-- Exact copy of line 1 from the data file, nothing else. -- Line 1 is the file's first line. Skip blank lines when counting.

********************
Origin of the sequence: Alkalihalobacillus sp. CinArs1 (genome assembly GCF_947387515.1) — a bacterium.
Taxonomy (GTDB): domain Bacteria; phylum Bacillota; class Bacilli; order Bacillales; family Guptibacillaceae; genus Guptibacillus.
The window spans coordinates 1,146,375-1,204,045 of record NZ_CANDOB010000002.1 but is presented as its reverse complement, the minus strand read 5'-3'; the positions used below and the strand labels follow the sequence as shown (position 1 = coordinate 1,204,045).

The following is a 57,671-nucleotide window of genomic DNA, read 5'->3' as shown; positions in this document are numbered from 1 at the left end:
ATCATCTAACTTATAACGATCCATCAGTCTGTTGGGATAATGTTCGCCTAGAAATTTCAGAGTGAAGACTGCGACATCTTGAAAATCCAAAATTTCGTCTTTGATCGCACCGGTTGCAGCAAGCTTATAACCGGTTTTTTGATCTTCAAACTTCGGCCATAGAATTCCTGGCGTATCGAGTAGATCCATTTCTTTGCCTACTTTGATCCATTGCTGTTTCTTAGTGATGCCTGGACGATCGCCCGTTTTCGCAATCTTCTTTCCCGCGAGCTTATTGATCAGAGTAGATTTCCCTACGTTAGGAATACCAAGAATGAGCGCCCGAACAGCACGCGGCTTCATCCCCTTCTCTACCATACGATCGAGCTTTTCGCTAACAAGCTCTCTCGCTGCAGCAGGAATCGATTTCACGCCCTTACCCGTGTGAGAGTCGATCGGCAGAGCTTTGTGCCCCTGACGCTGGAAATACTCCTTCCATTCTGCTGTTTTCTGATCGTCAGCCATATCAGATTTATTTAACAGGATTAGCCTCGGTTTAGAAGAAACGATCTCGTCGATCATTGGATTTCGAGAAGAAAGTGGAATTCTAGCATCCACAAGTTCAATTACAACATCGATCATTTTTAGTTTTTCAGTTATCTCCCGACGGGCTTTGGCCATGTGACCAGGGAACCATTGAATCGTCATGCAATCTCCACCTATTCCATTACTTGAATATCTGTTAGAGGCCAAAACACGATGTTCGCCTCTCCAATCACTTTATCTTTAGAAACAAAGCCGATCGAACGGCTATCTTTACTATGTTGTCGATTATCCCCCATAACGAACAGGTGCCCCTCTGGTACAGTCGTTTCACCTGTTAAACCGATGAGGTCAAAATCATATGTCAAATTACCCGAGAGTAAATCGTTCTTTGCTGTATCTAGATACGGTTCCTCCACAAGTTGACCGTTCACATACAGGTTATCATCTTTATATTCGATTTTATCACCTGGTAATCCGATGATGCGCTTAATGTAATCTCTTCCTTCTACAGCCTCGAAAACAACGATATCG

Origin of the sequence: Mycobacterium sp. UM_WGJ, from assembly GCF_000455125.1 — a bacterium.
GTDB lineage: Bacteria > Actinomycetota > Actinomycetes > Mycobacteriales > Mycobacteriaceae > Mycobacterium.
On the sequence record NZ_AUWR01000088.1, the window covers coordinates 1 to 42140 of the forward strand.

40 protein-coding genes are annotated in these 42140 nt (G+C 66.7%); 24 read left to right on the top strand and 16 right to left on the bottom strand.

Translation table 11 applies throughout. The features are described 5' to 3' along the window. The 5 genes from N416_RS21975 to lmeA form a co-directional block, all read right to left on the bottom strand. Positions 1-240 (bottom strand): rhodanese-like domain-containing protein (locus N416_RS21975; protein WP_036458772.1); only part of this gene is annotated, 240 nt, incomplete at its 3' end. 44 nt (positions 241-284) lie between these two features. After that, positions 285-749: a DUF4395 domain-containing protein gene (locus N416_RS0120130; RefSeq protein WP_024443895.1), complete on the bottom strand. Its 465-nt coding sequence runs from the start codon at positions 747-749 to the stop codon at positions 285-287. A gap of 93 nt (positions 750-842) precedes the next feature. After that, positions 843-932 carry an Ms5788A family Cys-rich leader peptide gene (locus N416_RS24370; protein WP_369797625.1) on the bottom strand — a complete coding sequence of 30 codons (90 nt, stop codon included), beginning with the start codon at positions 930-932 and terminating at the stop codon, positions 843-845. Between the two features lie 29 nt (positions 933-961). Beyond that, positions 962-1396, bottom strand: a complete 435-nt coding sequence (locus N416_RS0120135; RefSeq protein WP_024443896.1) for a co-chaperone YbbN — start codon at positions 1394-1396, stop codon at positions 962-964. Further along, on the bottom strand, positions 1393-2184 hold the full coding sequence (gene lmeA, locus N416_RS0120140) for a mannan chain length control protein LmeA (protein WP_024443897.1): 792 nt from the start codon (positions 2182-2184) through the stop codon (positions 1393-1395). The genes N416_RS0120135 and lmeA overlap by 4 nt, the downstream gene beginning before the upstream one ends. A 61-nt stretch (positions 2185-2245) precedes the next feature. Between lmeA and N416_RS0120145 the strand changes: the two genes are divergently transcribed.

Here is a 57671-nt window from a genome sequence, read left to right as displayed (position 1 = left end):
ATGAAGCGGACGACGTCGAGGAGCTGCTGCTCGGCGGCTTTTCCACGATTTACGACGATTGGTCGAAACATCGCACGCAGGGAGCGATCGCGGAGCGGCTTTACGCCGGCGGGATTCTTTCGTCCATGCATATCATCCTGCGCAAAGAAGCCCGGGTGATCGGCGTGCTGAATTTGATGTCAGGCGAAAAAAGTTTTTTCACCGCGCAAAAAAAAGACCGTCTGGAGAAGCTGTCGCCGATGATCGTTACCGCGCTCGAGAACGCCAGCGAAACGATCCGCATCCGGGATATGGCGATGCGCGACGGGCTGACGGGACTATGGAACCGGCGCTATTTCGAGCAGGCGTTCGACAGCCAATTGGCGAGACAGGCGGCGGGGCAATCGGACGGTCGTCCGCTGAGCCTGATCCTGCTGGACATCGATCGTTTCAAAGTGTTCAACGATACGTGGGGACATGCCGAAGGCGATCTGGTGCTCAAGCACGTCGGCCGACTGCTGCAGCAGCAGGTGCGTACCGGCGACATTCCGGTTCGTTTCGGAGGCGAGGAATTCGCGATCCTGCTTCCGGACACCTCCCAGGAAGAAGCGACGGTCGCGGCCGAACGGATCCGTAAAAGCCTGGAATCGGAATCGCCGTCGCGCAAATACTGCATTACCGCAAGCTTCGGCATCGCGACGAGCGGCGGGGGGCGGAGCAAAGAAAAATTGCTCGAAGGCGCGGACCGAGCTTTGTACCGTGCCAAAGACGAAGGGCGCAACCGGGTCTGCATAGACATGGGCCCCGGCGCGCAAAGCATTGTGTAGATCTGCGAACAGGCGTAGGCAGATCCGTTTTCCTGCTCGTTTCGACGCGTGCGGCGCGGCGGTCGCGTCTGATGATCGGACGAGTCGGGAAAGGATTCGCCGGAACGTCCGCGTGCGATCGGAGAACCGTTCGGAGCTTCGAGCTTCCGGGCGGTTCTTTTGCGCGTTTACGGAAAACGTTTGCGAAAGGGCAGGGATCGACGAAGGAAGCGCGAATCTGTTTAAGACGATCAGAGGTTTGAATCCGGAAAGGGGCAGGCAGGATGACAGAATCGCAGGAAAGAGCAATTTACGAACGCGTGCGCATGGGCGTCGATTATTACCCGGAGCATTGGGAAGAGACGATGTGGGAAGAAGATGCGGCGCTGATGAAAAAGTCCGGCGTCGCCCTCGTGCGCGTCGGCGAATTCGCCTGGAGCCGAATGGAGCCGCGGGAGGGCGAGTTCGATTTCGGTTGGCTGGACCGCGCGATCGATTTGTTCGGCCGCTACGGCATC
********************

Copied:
Origin of the sequence: Alkalihalobacillus sp. CinArs1 (genome assembly GCF_947387515.1) — a bacterium.